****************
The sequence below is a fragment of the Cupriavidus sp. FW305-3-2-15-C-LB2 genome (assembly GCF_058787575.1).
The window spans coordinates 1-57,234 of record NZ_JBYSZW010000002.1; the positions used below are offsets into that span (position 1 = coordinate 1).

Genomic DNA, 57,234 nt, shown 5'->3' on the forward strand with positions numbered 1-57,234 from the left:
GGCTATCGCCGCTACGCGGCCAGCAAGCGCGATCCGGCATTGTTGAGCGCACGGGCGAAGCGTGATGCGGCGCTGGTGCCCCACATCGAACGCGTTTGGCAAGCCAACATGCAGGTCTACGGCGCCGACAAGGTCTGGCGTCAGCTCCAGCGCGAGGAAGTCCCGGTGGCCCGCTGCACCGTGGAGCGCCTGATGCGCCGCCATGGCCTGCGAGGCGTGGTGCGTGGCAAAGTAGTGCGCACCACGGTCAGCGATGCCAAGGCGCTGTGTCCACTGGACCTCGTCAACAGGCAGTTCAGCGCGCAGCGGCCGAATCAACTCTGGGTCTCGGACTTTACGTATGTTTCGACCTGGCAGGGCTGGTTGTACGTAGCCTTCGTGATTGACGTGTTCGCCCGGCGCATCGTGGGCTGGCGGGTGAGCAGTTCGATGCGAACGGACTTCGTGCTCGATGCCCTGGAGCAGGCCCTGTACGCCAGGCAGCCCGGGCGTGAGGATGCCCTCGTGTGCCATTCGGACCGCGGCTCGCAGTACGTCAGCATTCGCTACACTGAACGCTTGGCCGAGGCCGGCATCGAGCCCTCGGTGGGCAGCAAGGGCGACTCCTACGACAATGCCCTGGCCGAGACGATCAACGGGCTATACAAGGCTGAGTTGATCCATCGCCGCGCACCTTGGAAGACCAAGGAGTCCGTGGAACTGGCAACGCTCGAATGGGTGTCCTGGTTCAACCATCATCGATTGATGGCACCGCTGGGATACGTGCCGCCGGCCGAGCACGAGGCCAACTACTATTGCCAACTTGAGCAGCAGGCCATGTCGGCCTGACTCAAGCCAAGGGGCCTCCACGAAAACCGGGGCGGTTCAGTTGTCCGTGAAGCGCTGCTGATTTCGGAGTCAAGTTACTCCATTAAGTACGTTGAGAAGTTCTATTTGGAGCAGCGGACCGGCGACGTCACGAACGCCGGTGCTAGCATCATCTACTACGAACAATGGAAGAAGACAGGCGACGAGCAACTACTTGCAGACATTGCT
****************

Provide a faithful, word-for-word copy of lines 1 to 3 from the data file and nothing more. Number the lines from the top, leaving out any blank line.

The sequence below is a fragment of the Cupriavidus sp. FW305-3-2-15-C-LB2 genome (assembly GCF_058787575.1).
The window spans coordinates 1-57,234 of record NZ_JBYSZW010000002.1; the positions used below are offsets into that span (position 1 = coordinate 1).

Genomic DNA, 57,234 nt, shown 5'->3' on the forward strand with positions numbered 1-57,234 from the left: